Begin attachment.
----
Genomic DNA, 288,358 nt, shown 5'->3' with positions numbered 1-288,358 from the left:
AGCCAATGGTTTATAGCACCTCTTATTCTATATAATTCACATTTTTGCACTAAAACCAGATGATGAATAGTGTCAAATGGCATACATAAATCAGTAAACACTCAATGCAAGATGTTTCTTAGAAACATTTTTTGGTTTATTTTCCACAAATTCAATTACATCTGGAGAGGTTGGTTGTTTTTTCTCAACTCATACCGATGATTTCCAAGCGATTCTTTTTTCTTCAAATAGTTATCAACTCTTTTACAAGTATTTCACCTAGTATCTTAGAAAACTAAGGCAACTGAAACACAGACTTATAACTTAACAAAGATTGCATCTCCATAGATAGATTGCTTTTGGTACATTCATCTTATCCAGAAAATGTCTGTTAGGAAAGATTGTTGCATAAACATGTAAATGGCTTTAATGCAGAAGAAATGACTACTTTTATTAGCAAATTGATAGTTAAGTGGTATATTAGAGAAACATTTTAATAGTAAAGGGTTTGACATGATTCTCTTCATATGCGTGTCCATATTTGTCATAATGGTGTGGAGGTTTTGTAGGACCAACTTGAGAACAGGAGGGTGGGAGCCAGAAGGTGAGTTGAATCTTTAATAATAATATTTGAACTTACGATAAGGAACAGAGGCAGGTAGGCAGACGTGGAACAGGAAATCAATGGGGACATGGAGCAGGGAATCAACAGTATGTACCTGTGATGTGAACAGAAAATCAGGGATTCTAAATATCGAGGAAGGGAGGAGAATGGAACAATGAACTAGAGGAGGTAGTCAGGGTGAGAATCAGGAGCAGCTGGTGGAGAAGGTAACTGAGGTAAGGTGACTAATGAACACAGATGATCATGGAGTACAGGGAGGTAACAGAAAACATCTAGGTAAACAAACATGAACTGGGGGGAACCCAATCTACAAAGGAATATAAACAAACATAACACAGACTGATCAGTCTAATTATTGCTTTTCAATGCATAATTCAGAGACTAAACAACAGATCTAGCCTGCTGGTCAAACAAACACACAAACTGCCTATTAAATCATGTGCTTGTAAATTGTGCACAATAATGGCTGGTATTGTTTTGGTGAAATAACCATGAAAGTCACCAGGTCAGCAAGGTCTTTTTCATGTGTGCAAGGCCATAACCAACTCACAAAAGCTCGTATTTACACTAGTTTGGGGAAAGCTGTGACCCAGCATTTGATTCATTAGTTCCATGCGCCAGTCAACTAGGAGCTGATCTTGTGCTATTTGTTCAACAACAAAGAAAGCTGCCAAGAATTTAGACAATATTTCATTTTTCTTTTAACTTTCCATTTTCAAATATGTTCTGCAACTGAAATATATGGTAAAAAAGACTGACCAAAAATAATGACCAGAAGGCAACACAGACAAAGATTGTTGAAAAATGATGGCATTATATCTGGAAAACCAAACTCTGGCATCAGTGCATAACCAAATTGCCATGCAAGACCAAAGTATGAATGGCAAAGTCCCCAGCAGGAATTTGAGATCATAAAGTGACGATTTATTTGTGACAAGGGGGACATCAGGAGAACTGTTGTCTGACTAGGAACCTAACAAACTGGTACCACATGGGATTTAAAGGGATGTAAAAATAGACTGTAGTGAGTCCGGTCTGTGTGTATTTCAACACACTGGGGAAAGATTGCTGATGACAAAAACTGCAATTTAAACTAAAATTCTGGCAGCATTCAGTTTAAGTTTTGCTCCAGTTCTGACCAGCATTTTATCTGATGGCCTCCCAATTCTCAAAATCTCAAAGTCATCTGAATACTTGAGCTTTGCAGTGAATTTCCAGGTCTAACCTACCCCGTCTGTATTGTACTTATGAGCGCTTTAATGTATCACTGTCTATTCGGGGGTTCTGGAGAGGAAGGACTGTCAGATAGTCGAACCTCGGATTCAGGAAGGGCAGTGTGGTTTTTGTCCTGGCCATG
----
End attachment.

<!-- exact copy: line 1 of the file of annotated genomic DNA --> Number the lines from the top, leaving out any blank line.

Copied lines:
Genomic DNA, 288,358 nt, shown 5'->3' with positions numbered 1-288,358 from the left: